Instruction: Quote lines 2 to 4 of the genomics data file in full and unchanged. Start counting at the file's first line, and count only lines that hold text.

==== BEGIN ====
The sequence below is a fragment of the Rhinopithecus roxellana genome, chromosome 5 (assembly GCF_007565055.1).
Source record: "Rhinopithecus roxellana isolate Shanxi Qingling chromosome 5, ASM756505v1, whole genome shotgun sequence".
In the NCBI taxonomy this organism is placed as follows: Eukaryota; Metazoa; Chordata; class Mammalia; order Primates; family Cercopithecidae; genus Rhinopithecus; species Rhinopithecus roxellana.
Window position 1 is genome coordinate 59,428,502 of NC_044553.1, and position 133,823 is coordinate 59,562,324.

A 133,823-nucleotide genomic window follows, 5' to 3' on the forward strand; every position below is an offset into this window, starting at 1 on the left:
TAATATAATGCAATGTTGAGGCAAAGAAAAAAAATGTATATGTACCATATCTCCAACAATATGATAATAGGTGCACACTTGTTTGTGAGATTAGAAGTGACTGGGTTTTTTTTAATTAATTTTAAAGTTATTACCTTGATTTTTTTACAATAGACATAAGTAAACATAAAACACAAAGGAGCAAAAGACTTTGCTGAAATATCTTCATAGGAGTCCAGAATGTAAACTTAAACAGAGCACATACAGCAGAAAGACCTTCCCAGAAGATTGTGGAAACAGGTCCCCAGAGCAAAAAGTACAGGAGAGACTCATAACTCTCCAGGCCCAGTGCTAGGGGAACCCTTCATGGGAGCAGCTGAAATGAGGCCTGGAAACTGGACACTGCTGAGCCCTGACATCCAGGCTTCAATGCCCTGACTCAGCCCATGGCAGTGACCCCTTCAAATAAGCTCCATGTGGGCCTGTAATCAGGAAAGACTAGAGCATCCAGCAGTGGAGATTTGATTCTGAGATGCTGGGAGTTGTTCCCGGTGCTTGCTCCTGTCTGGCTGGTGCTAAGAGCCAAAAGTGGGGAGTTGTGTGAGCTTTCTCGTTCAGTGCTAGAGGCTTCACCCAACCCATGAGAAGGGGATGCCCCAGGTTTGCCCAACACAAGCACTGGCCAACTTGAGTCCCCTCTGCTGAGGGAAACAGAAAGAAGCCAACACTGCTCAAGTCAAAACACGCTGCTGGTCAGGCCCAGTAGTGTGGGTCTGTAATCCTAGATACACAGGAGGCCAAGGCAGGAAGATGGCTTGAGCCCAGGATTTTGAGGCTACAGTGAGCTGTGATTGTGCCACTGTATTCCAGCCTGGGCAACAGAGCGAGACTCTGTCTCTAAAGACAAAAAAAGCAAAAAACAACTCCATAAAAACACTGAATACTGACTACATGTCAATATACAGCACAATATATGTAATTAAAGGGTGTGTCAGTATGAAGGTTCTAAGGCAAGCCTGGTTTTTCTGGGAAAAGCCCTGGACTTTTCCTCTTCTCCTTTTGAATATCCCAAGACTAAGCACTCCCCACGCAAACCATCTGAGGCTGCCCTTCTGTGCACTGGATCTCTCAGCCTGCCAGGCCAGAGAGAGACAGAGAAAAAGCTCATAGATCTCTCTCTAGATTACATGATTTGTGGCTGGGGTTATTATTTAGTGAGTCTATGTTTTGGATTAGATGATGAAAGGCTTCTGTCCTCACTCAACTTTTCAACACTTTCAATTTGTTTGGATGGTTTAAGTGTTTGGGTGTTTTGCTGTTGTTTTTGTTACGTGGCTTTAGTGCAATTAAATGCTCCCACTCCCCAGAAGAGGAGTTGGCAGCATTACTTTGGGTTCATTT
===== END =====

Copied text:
Source record: "Rhinopithecus roxellana isolate Shanxi Qingling chromosome 5, ASM756505v1, whole genome shotgun sequence".
In the NCBI taxonomy this organism is placed as follows: Eukaryota; Metazoa; Chordata; class Mammalia; order Primates; family Cercopithecidae; genus Rhinopithecus; species Rhinopithecus roxellana.
Window position 1 is genome coordinate 59,428,502 of NC_044553.1, and position 133,823 is coordinate 59,562,324.